Third, the model has the potential to be simple enough to be tractable. Agent-based models, even those which are relatively realistic with respect to actual human behaviour, are too full of ad hoc assumptions and tweaks to permit analytic solution. A model which is simpler at its base (containing only three key entities) is more likely to allow for solutions in mathematics rather than simulations. These kind of solutions provide much greater generality and predictive power than computational ones.

What the actual mathematics of this theory will look like is not yet obvious. But it seems likely that there will be a greater role for discrete mathematics and fewer of the assumptions of differentiability, convexity and the like which typically constrain preference functions in economic models. Discrete mathematics has its own challenges, and in some cases new mathematical techniques may have to be developed to handle these models.

Of course there is a lot of work to do before we will even know whether a model like this makes sense, let alone whether it can explain all the observations that the standard models don't. But my strong sense is that this is a useful direction in which to travel.

Update: having re-read some of the comments on Rajiv's post I feel it would be useful to add a couple of points:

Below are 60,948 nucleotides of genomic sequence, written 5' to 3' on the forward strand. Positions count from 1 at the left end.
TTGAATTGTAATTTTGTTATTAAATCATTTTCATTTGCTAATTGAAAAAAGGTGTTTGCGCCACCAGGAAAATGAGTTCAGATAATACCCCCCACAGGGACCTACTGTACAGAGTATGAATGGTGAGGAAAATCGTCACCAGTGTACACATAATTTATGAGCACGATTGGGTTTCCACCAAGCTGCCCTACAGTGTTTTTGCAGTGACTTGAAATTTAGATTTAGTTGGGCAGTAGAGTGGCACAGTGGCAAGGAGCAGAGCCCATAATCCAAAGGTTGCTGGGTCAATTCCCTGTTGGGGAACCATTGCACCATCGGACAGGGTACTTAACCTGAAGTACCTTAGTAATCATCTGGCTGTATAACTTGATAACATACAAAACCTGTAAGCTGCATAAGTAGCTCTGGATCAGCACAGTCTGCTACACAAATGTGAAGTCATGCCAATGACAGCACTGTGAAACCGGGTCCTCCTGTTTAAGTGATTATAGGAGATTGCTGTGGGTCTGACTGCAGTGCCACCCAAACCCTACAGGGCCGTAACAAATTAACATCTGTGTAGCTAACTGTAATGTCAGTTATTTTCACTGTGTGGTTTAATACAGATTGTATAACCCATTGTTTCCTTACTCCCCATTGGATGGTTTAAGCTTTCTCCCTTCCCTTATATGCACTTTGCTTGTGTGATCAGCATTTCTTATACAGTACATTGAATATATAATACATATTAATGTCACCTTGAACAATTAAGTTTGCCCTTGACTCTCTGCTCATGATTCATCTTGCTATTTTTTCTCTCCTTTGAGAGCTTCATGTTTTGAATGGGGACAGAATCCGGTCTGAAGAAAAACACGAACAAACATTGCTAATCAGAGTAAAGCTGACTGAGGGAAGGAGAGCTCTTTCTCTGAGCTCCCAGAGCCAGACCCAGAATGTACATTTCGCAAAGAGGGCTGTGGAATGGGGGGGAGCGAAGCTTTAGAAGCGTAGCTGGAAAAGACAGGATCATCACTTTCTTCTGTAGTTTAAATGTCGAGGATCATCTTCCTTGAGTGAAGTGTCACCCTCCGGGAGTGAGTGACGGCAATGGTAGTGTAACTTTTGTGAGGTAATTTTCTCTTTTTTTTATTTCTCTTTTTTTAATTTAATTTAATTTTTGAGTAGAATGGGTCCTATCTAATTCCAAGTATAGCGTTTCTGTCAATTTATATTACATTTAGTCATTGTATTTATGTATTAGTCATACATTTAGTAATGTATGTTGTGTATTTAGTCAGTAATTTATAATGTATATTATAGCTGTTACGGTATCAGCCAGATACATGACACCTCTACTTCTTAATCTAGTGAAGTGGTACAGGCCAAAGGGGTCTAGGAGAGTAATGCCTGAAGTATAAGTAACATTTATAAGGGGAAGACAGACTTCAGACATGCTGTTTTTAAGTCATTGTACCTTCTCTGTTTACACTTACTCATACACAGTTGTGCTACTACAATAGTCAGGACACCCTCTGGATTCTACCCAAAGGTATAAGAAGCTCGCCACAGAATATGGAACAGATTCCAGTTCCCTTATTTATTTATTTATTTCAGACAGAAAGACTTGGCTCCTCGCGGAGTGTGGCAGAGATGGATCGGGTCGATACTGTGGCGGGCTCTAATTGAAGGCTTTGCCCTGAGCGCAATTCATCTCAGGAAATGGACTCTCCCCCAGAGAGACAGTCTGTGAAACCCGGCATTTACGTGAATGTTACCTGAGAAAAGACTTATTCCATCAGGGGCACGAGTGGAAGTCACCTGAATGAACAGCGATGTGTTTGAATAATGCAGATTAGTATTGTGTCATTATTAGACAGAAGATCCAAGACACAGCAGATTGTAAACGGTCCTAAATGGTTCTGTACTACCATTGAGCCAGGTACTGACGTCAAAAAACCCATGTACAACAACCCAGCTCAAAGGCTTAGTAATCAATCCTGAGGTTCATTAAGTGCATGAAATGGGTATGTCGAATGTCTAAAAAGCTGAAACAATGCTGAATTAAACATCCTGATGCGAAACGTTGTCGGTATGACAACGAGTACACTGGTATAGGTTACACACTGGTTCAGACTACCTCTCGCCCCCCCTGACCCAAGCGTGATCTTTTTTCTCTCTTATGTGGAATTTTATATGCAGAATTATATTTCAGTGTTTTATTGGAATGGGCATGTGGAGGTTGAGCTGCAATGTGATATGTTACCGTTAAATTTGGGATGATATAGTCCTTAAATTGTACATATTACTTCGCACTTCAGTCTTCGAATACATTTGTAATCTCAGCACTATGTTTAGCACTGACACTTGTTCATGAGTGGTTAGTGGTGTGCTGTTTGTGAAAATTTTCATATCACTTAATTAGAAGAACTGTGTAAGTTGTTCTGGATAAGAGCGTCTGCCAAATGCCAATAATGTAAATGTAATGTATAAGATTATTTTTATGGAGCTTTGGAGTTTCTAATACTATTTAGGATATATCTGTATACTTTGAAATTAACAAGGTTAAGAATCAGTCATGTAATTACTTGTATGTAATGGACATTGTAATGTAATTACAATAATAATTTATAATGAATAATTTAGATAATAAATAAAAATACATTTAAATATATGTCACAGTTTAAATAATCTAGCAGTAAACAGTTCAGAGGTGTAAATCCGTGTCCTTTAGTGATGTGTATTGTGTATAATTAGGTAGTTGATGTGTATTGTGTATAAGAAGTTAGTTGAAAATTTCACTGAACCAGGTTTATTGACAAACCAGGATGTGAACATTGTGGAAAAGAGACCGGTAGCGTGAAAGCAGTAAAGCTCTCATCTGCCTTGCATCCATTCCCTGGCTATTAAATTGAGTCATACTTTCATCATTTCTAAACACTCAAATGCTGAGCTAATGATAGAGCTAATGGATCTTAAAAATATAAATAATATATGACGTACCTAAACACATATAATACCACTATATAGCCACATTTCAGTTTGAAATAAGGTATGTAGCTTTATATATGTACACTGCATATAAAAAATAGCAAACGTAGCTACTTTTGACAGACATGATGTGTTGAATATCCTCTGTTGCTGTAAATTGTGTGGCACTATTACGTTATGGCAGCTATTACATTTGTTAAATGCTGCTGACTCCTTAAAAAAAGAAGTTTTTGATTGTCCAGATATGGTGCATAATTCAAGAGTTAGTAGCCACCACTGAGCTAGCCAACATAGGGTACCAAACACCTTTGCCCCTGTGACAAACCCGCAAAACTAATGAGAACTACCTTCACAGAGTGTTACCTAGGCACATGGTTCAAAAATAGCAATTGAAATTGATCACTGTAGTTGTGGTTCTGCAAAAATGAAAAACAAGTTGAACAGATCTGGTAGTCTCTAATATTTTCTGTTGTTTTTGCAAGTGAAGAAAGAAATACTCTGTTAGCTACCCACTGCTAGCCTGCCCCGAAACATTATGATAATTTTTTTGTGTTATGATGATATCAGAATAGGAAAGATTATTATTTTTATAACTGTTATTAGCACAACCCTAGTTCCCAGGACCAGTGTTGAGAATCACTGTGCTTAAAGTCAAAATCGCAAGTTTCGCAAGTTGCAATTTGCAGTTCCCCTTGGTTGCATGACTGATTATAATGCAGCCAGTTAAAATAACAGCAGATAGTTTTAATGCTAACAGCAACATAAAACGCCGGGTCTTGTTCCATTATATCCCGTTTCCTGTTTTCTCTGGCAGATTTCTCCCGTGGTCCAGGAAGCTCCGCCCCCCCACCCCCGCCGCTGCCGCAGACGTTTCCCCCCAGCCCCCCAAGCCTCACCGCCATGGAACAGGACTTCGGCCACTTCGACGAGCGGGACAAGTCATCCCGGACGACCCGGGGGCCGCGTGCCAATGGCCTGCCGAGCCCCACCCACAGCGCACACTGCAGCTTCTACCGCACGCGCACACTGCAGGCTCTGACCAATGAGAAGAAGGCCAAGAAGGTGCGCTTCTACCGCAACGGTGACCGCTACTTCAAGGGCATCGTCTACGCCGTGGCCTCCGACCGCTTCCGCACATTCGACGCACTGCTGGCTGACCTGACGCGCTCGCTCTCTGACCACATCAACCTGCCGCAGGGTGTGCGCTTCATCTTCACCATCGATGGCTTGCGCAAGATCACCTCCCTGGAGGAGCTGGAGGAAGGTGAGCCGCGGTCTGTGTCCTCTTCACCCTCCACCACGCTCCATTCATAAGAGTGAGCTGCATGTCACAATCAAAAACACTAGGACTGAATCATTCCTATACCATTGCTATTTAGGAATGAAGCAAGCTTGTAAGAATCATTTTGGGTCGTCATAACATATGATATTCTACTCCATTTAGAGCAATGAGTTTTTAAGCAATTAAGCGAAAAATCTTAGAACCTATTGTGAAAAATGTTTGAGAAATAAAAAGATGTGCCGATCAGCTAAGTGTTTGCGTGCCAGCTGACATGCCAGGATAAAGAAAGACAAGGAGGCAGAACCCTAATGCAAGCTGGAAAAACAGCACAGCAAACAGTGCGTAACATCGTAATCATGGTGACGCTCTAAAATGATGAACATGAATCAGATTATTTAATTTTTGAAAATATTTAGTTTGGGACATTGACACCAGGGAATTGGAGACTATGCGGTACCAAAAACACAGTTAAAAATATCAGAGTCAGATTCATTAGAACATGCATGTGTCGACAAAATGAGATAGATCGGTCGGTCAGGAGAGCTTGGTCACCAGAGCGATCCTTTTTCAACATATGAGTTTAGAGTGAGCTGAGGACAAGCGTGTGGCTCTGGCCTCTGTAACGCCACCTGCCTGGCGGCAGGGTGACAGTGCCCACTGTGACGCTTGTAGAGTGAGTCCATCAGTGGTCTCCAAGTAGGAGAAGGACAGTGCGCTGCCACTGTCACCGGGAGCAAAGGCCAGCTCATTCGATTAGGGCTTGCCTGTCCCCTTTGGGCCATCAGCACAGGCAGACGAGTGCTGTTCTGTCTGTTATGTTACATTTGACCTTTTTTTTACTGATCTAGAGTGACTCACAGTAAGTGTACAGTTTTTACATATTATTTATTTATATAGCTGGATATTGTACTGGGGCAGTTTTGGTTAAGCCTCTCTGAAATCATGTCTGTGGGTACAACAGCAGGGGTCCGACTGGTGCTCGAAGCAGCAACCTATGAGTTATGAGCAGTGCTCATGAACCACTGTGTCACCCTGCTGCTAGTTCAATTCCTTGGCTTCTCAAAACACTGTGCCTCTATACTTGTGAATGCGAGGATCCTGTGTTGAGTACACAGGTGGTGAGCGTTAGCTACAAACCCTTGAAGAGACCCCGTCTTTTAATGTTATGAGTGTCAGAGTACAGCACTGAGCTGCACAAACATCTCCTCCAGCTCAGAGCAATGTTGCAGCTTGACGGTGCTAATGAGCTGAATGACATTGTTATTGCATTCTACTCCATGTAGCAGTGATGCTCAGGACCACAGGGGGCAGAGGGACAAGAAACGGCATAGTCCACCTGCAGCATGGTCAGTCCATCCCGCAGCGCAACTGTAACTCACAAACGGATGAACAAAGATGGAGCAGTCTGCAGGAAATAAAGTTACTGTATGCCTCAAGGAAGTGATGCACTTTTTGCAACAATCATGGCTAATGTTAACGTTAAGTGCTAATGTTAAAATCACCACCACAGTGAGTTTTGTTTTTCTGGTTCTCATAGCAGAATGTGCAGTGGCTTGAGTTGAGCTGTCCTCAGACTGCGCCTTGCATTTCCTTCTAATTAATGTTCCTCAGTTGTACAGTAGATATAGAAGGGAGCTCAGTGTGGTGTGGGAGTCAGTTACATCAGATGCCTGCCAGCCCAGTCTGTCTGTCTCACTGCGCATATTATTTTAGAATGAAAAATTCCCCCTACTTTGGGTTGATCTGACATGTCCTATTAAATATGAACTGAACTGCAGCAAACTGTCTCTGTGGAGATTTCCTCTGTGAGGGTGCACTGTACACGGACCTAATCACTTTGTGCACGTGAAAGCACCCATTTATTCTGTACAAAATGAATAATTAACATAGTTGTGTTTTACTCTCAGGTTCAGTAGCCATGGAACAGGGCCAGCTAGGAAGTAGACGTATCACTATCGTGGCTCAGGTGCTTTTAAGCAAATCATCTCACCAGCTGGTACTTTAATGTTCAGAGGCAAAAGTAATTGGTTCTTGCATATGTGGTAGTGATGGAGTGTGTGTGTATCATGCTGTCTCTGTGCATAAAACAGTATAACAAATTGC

1. The "model" I described above is perhaps more accurately a framework for a class of models. It is likely that, if this framework proves to be fruitful, various models would be developed to explore different assumptions about learning, herding of beliefs, the nature of privileged agents with high influence over the beliefs of others, the structure of institutions, and many other extensions.
  2. Foley's work includes some interesting research on mathematical approaches borrowed from physics - notably the idea of a statistical equilibrium. This is a technique that I have long believed would be valuable in macroeconomics. But one of the main attractions of the approach is that it enables you to ignore microfoundations in favour of purely statistical descriptions of large-scale objects (an economy, or a box of gas). If we have a successfully microfounded theory, much of the rationale for a statistical thermodynamics-inspired method goes away. Still, it is worth exploring.

Sunday, 12 December 2010

The economics zeitgeist, 12 December 2010


This week's word cloud from the economics blogs. I generate a new one every Sunday, so please subscribe using RSS or the email box on the right and you'll get a message every week with the new cloud.